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Pay Per Lead

from Wikipedia
Pay per lead (PPL)
is a form of cost per acquisition, with the "acquisition" in this case being the delivery of a lead. Online and Offline advertising payment model in which fees are charged based solely on the delivery of leads. In a pay per lead agreement, the advertiser only pays for leads delivered under the terms of the agreement. No payment is made for leads that don't meet the agreed upon criteria.

Objective   10/21/2018

from Lead Network

Pay Per Lead: Is it for you?
Pay per lead affiliate marketing is among the most popular ways for affiliates to earn income for their efforts. Due its popularity, many novice affiliates make the assumption it is also the best choice for them, but is it? Here we examine pay per lead affiliate marketing and whether it is something you should be looking at to be a more profitable affiliate.

Content marketing    10/6/2018

from Wikipedia

Content marketing is a form of marketing focused on creating, publishing, and distributing content for a targeted audience online.[1] It is often used by businesses in order to:

. Attract attention and generate leads
. Expand their customer base
. Generate or increase online sales
. Increase brand awareness or credibility
. Engage an online community of users
. Content marketing attracts prospects and transforms prospects into customers by creating and sharing valuable free content.

Content marketing helps companies create sustainable brand loyalty, provides valuable information to consumers, and creates a willingness to purchase products from the company in the future. This relatively new form of marketing does not involve direct sales. Instead, it builds trust and rapport with the audience.[2]

Unlike other forms of online marketing, content marketing relies on anticipating and meeting an existing customer need for information, as opposed to creating demand for a new need. As James O'Brien of Contently wrote on Mashable, "The idea central to content marketing is that a brand must give something valuable to get something valuable in return. Instead of the commercial, be the show. Instead of the banner ad, be the feature story."[3] Content marketing requires continuous delivery of large amounts of content, preferably within a content marketing strategy.[4]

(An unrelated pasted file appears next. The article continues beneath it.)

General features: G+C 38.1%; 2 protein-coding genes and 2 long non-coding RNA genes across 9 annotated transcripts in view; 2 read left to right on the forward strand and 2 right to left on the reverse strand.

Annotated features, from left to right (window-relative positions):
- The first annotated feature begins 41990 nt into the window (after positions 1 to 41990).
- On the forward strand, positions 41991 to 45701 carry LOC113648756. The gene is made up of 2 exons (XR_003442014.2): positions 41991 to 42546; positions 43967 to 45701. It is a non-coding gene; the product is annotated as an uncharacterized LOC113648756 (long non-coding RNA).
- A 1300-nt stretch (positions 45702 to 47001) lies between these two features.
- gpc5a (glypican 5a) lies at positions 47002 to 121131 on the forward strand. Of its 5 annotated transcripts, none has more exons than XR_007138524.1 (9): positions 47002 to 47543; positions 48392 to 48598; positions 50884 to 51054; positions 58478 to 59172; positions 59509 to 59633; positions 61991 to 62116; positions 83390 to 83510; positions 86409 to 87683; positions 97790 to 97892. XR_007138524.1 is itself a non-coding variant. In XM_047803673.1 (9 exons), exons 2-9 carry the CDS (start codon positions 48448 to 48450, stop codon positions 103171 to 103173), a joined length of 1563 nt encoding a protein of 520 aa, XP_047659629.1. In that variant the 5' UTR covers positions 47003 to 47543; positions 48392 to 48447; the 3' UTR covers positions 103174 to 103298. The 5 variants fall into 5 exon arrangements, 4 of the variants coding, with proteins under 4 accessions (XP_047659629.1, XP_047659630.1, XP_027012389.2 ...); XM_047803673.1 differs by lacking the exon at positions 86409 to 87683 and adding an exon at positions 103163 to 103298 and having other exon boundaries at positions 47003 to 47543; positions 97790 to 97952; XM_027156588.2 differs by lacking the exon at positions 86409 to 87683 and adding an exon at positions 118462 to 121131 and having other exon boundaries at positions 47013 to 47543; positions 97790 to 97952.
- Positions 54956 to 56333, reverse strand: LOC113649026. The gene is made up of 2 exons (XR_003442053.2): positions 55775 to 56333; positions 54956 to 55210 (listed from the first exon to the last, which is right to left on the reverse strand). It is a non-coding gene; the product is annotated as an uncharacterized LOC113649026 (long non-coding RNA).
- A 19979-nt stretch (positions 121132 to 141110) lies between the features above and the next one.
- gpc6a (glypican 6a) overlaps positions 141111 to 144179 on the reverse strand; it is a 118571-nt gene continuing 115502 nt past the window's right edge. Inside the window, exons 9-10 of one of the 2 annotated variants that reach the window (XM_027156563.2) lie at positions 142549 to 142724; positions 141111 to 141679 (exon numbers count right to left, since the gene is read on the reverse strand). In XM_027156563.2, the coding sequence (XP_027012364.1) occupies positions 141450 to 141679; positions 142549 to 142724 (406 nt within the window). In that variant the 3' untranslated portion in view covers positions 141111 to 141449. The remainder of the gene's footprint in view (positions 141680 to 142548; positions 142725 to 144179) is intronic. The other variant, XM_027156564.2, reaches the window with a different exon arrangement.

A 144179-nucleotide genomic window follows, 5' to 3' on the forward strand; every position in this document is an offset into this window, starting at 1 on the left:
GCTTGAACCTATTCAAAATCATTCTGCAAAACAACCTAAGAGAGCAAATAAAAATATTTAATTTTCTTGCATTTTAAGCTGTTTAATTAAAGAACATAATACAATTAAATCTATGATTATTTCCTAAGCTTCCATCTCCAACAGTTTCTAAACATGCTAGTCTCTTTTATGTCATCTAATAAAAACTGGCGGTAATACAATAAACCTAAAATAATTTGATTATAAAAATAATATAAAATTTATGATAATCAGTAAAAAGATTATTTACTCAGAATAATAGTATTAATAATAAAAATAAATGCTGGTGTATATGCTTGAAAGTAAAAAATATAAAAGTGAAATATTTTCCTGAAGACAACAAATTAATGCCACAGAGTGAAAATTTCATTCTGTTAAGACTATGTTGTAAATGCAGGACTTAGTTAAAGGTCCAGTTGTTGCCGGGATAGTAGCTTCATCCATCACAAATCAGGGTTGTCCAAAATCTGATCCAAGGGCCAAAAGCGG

When businesses pursue content marketing, the main focus should be the needs of the prospect or customer. Once a business has identified the customer's need, information can be presented in a variety of formats, including news, video, white papers, e-books, infographics, email newsletters, case studies, podcasts, how-to guides, question and answer articles, photos, blogs, etc.[5][6] Most of these formats belong to the digital channel.

Digital content marketing is a management process that uses electronic channels to identify, forecast, and satisfy the content requirements of a particular audience. It must be consistently updated and added to in order to influence the behavior of customers.

Cost per acquisition (CPA)   10/6/2018

from Wikipedia

Cost per acquisition (CPA), also known as cost per action, pay per acquisition (PPA) and cost per conversion, is an online advertising pricing model where the advertiser pays for a specified acquisition - for example a sale, click, or form submit (e.g., contact request, newsletter sign up, registration etc.)[1]

Direct response advertisers often consider CPA the optimal way to buy online advertising, as an advertiser only pays for the ad when the desired acquisition has occurred.[2] The desired acquisition to be performed is determined by the advertiser. In affiliate marketing, this means that advertisers only pay the affiliates for leads that result in a desired action such as a sale.[3] This removes the risk for the advertiser because they know in advance that they will not have to pay for bad referrals, and it encourages the affiliate to send good referrals.

Radio and TV stations also sometimes offer unsold inventory on a cost per acquisition basis, but this form of advertising is most often referred to as "per inquiry". Although less common, print media will also sometimes be sold on a CPA basis.

Pay per lead

Pay per lead (PPL) is a form of cost per acquisition, with the "acquisition" in this case being the delivery of a lead. Online and Offline advertising payment model in which fees are charged based solely on the delivery of leads.

In a pay per lead agreement, the advertiser only pays for leads delivered under the terms of the agreement. No payment is made for leads that don't meet the agreed upon criteria.